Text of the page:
Vito Camarretta, Chain D.L.K.
English-born composer, performer and multi-instrumentalist Boris Hauf recently rekindled the old flame of his own label Shameless, which reprised the production by a strictly limited edition (300 copies on yellow vinyl) of The Peeled Eye, a fourtet whose stuff got labelled as noisecore/doomjazz by Boris himself, who plays piano and baritone saxophone (the leading instrument, according to my ear response over the seven tracks of the album) along with the guitar-player Martin Siewert (we recently met his sound art within Trapist’s “The Golden” and Radian collaboration with Howe Gelb), Swiss double bass and bass player Christian Weber and drummer Steve Heather. The cover artwork looks like a hint of the idea that could evoke the listening of their music, which could be described as something in between improv, more harsh noise-punk-jazz entities (I could mention Alboth! in order to check some bands from closer regions) and Starfish Enterprises, the noisy rock band which preceded the birth of Starfish Pool. Even if I said that Boris’ baritone saxophone, which makes entrance on the abrasive session of the opening “kind of”, is the leading instrument, the role of other instruments is likewise important as you can check since the track I’ve just mentioned where the theme ignited by Boris manages to trigger a reaction the strings of Martin’s guitar and Christian’s bass sound like catching Boris’ sparks over a drumming session, which spreads the fire. The style is more or less the same over other tracks, but dynamics differ such as on the amazing “diiiiisko” (guitar interlocking within a daring variation of 4/4-driven getaway are really super!), the sooty 12-minutes lasting “heavy quarters”, which manages to evoke the ticking-time bombs of some boroughs in every city of the so-called “civilized” world, caused by almost completely untrammelled capitalism and likewise savage contemporary social mechanisms, the sense of forthcoming crash evoked by “finale”, where the wheels of The Peeled Eye’s car seem to be worn to nothing, before they seem to change tyres on the risingly furious “pp remains”. 3,5/5

Glenn Astarita, all about jazz
Berlin, Germany-based Shameless Records is managed by seasoned and well-travelled multi-instrumentalist Boris Hauf who resides as a prominent Euro-jazz improviser and experimentalist while also recording with members of Chicago’s fruitful improv circuit. No doubt, Hauf is known to trek into unchartered musical arenas, evidenced by the band Efzeg where micro-textures and minimalism often serve as a forum for expansion. But the plot thickens on the debut release of The Peeled Eye which is billed as a “noisecore/doomjazz quartet.” Fans of the New York downtown scene, guitarist Sonny Sharrock and metal-jazz should be up for the occasion as the quartet delivers more than just a few sonic booms here.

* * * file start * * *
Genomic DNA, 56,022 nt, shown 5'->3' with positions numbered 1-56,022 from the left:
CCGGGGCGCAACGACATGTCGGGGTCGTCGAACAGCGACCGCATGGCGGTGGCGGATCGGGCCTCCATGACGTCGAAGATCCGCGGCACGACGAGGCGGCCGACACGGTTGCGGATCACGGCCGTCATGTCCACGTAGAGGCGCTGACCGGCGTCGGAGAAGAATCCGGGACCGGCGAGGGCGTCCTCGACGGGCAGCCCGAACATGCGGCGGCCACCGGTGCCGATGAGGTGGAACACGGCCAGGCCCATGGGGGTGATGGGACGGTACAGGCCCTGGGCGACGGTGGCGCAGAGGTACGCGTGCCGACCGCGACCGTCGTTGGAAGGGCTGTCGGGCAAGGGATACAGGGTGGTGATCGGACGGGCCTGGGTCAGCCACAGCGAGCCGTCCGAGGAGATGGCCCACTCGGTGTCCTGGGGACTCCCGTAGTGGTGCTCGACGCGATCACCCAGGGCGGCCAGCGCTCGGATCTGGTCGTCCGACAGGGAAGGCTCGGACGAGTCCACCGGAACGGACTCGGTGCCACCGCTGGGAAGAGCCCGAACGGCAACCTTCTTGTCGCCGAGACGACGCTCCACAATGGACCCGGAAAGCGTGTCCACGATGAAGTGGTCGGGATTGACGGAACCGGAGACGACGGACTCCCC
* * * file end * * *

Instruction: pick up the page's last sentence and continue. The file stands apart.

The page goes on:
I received a CD for review, but the album is solely offered as a limited edition (300 pressings) LP and available via digital download. Otherwise, it’s evident that the musicians gave it their all on this brash outing. Hauf’s vicious baritone sax lines and electric guitarist Martin Siewart’s distortion filled skronk and grunge phrasings frame the battlefield for the ensemble’s variable improvisational exercises. They cover a surfeit of possibilities atop the rhythm section’s thrusting cadences.
On “Heavy Quarters,” streaming EFX processes paint the background, accelerated by Hauf’s ravenous choruses and Siewart’s elephantine sound-sculpting forays. Think of death metal coupled with free-jazz tactics, but they spawn inferences to Ornette Coleman’s electrified, free funk albums of the 70s and 80s during “Diiiiisko,” marked by the guitarist’s strenuously executed and jostling chord progressions above a boisterous rhythmic deportment.
The quartet consummates the album with “PP Remains,” which is a free-floating, intensifying and jaunty improv fest, featuring the frontline’s call/response dialogues, heightened by Siewart’s scraping and wily phraseology. Overall, the band zooms in for the kill as they aggressively tread through hazardous musical terrain amid a take no prisoners’ mode of operation. 4/4

Massimo Ricci, touching extremes